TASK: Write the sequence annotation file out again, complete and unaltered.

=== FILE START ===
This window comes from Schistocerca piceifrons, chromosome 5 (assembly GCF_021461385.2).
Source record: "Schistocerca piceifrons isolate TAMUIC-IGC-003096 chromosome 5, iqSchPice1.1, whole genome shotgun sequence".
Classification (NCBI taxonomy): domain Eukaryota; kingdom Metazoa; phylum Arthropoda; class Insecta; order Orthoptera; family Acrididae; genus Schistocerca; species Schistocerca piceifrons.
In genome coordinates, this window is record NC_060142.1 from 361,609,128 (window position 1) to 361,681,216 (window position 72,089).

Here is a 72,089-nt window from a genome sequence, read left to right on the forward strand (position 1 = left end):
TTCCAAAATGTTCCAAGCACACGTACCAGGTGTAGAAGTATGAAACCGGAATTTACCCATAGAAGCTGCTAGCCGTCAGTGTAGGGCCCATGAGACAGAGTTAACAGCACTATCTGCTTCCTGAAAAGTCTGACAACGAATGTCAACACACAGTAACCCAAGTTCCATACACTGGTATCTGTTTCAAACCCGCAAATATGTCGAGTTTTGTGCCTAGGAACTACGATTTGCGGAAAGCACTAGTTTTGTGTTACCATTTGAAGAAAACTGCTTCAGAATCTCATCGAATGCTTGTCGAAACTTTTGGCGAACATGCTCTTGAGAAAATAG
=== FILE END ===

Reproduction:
This window comes from Schistocerca piceifrons, chromosome 5 (assembly GCF_021461385.2).
Source record: "Schistocerca piceifrons isolate TAMUIC-IGC-003096 chromosome 5, iqSchPice1.1, whole genome shotgun sequence".
Classification (NCBI taxonomy): domain Eukaryota; kingdom Metazoa; phylum Arthropoda; class Insecta; order Orthoptera; family Acrididae; genus Schistocerca; species Schistocerca piceifrons.
In genome coordinates, this window is record NC_060142.1 from 361,609,128 (window position 1) to 361,681,216 (window position 72,089).

Here is a 72,089-nt window from a genome sequence, read left to right on the forward strand (position 1 = left end):
TTCCAAAATGTTCCAAGCACACGTACCAGGTGTAGAAGTATGAAACCGGAATTTACCCATAGAAGCTGCTAGCCGTCAGTGTAGGGCCCATGAGACAGAGTTAACAGCACTATCTGCTTCCTGAAAAGTCTGACAACGAATGTCAACACACAGTAACCCAAGTTCCATACACTGGTATCTGTTTCAAACCCGCAAATATGTCGAGTTTTGTGCCTAGGAACTACGATTTGCGGAAAGCACTAGTTTTGTGTTACCATTTGAAGAAAACTGCTTCAGAATCTCATCGAATGCTTGTCGAAACTTTTGGCGAACATGCTCTTGAGAAAATAG